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Tares (Gk. zizanion); RV darnel. (A type of weeds)

Tares are numerous in the grainfields, along with a large number of other species of plants not suitable for human food. They are left until the stalks are well grown, and then, not long before the harvest (Mt 13:30), women and children, and sometimes men, go carefully among the grain and pull up all but the wheat and barley.

There are four kinds of tares in the Holy Land, by far the most common of which in the grainfields is Lolium temulentum, L., or the bearded darnel. It is a poisonous grass, almost indistinguishable from wheat while the two are growing into blade. But when they come into ear, they can be separated without difficulty.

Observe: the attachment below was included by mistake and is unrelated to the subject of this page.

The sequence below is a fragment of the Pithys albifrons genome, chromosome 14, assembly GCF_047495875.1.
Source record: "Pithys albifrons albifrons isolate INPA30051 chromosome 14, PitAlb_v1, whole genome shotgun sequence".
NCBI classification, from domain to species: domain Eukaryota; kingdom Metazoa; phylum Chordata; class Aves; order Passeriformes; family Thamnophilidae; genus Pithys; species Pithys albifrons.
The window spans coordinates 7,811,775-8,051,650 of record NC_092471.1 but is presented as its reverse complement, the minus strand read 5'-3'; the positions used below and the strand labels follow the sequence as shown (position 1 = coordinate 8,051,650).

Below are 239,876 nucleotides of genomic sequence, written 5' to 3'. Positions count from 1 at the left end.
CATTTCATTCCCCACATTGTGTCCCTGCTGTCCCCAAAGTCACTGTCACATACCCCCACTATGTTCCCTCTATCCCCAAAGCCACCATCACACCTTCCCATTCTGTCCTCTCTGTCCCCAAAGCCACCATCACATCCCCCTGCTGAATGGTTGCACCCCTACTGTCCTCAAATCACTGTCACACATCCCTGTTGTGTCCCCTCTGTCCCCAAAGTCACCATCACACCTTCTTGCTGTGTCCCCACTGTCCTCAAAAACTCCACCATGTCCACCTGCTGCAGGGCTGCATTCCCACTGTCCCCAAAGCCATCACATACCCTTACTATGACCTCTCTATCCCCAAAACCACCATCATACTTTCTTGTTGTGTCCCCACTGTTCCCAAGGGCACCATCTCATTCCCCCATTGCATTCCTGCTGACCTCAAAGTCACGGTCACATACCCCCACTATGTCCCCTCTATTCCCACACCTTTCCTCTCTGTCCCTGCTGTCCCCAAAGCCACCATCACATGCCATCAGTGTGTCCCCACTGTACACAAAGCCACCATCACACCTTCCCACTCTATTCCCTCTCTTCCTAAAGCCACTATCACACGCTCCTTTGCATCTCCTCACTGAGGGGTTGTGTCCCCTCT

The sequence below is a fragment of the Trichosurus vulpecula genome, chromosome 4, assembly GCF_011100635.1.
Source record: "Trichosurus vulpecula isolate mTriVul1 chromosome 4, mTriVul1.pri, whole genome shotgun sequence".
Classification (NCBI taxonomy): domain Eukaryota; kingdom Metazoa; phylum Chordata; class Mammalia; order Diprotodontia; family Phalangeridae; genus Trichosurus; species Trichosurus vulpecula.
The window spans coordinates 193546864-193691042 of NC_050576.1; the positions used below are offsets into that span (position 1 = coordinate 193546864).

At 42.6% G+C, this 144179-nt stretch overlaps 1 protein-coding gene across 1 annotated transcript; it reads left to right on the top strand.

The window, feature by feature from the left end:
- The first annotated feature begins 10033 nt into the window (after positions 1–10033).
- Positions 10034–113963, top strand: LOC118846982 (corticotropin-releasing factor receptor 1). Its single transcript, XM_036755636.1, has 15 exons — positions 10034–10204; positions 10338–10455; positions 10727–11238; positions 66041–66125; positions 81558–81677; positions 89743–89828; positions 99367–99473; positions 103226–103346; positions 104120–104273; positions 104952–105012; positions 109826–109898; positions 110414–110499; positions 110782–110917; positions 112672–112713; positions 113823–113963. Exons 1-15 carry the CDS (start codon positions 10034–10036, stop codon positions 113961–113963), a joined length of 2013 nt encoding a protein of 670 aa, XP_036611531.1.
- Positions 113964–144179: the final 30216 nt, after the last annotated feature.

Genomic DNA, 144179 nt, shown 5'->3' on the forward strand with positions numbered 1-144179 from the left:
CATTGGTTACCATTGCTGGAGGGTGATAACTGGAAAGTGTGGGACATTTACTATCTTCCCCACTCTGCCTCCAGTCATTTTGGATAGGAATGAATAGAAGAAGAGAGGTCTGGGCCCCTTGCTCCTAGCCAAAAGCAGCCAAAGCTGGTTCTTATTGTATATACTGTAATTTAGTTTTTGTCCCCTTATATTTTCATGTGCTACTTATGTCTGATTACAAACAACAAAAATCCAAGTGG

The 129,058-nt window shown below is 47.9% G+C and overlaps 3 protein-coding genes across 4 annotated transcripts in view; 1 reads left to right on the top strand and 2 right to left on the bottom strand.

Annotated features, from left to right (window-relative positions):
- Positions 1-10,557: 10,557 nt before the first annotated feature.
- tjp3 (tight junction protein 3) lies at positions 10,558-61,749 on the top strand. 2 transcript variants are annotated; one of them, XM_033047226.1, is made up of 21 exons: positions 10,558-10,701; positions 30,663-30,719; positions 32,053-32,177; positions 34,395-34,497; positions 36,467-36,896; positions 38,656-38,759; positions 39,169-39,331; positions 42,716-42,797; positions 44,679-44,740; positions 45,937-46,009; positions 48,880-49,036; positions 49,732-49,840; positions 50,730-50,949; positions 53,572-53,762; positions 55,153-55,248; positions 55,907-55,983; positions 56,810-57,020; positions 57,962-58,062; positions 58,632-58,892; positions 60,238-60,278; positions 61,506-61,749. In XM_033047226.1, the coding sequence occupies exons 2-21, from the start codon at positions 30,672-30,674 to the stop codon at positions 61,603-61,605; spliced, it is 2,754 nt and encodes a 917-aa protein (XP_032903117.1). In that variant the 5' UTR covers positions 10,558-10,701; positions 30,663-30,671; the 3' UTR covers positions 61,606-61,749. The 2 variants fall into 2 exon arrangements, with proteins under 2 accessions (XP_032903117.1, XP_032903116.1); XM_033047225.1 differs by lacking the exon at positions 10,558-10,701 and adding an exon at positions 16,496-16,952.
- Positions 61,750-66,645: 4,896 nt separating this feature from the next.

Today these weeds are not burned but fed to cattle. If any tares remain unnoticed until the grain is harvested and threshed out, the seeds are separated from the wheat and barley and set aside for poultry.